9. 9.  Riots & Resistance Farmers rioted and engaged in armed resistance. Stalin ordered 17million horses be killed so that farmers would be forced to use tractors. However, there’s not enough tractors to replace the horses that had been killed. Villagers who did not co-operate were sent to gulags (labour camps). Severe food shortages occurred  Farmers burnt crops and grew less food rather sending them to communist officials. + Natural disasters such as droughts and floods. Severe famines. Worst  Ukraine 1931 (affected whole soviet union) USA offered food but Stalin rejected. He suppressed info about famine, ordered officials and secret police to take whatever crops left. Stalin even sold some crops to raise money to buy machines from other countries. Estimated more than 10million peasants and their families died.
  10. 10.  Stalin’s power grew stronger in the 1930s. He managed to exercise such tight control over the people that most were afraid of opposing him. Ruling with terror  Purges Sergei Kirov’s murder marked the beginning of Stalin’s purges. Stalin used his death as excuse to attack his opponents in the communist party. Arrested followers of Zinoviev. NKVD was given a quota, which meant that they had to arrest a minimum number of ‘enemies of the people’. Arrested people were usually intellectuals because they were seen as a threat to Stalin’s rule. They were forced to sign confessions and implicate others, who were also arrested.
  11. 11.  Fear and Suspicion. People were encouraged to inform on their fellow workers, neighbours and family members if they made any comments against Stalin or Soviet Union. No evidence was needed for an arrrest, anyone who had a grudge could get rid of another person by denouncing him to the NKVD. More than 20million Russians were victims of purges. No religion practice allowed. Tight control over culture.
  12. 12.  During the 1930s, paintings shows the leaders of the October Revolution. Stalin is not there, as he did not play an active role in the Revolution. But in many of the paintings, Stalin was portraited as one of the leaders of the October Revolution.
  13. 13.  Stalin used education as a way to control what people were taught. History lesson was changed to focus on the importance of Lenin and Stalin. Stalin was shown as having played a key and heroic role during the October Revolution. Trotsky was presented unfairly or ignored. Strict discipline in schools- teachers and pupils. Many teachers became victims of Stalin’s purges as it was felt that they had taught the pupils to be anti-Stalin. Arts, Only writer, artists and musicians who made art praising Stalin and his programs could remain in their jobs.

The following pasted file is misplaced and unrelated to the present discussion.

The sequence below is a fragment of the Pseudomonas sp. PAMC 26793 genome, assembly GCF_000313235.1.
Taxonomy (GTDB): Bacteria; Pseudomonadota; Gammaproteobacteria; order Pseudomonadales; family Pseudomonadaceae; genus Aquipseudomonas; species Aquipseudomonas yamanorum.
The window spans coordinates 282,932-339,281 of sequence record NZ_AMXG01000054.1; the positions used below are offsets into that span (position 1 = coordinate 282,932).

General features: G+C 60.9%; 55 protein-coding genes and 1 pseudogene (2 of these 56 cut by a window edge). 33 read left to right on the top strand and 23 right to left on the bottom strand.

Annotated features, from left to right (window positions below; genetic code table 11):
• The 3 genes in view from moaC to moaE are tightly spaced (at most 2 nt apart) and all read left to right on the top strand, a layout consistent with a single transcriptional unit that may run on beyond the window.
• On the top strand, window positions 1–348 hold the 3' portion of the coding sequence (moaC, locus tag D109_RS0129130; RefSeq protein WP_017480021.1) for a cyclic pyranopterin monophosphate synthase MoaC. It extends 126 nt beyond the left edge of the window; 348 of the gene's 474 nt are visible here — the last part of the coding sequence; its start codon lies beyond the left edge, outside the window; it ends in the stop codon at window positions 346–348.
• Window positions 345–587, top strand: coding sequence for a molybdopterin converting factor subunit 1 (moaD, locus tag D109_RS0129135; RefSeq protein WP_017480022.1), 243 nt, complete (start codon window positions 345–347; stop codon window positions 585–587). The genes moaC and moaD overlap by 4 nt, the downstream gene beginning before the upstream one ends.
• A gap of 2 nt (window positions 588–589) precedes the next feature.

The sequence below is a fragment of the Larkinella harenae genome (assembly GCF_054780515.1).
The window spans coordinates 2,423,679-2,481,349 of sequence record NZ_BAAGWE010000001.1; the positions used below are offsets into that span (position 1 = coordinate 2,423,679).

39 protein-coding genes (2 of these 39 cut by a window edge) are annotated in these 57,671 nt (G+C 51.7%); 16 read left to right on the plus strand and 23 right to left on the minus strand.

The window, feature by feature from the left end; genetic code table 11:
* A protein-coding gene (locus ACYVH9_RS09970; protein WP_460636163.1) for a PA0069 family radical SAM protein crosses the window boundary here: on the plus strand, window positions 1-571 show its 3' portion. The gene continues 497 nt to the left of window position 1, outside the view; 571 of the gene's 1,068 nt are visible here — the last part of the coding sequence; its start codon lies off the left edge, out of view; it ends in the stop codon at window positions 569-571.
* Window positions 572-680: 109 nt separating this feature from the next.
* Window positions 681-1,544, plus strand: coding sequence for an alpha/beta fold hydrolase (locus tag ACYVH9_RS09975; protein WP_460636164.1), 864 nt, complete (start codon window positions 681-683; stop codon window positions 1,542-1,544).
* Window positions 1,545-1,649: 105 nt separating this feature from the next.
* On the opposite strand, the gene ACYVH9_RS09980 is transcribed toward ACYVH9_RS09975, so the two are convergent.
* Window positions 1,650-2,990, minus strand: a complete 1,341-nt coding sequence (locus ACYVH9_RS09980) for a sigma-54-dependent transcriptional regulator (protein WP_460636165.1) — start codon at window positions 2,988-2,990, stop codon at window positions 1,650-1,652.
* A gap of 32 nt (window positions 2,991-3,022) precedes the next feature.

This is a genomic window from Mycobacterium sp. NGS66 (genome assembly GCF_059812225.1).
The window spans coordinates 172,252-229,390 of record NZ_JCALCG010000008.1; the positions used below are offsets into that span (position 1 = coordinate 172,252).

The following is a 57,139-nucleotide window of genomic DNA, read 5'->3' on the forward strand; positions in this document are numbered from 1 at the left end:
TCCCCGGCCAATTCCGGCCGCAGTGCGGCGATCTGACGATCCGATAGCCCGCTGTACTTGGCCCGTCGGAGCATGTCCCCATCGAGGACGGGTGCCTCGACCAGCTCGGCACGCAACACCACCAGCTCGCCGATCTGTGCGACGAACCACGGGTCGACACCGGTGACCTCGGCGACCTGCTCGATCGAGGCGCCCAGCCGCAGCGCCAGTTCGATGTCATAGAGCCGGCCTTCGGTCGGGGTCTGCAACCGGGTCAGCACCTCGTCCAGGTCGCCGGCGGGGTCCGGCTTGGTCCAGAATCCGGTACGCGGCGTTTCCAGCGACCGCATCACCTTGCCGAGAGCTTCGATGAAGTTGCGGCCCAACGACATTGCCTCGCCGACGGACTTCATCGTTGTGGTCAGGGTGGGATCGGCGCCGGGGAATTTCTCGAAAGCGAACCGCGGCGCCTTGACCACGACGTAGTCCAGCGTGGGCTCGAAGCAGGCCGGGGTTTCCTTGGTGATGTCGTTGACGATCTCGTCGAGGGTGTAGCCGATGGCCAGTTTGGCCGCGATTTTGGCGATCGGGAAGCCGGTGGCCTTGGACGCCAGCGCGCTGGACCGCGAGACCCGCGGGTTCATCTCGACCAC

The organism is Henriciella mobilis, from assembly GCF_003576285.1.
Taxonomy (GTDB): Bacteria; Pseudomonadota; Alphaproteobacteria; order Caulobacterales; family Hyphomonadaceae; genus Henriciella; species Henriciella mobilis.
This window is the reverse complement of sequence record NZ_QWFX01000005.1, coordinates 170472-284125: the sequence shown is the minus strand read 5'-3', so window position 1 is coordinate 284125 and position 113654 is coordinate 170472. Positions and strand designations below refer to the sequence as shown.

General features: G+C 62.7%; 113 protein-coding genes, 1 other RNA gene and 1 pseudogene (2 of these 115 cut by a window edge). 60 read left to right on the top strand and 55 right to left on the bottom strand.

14. 14.  Stalin forced authors and artists to depict him in a good light. Paintings were also expected to act as propaganda. As a result of these restrictions, there was a lack of a variety in the arts in Communist Russia.
  15. 15.  Yes, to a certain extend. Soviet Union had been fighting wars and people were tired. Stalin was the one who stood up and wanted ‘Socialism in one country’. His 5-Year Plan Policies were extremely harsh, but nonetheless, they were effective. The people under his rule had high discipline and fought hard for their own country, thus, Soviet Union was able to achieve such great success and become one of the World Super Power in such a short time. I think some of the sacrifices are necessary in order for communist Russia to rise up. After the period of suffering, the standard of living did improve. People who obeyed Stalin, their needs were met. And it was Stalin’s harsh policies and anticipation of war that saved Russia from German invaders. However, Stalin also did much harm to the citizens of Soviet Union. His 5 Year Plans were unrealistic and the people really suffered greatly. They had little food but was tasked to do work that are beyond their limits. The Policy of collectivisation farms also had many negative impacts. They were widespread famines which caused so many people to die. Those who did not die had also suffered badly to survive. Stalin’s purges also made the russian citizens to live in terror everyday. The society was not fair actually, not like Karl Marx’s ideology of communism. Stalin was power hungry and killed so many intellectuals. The people had little freedom of speech and was in constant fear. If I really have to choose one, I’ll choose yes. Because I think Stalin was a great leader afterall. He was a visionary leader. Many people did benefitted from his rule.. Thank you :D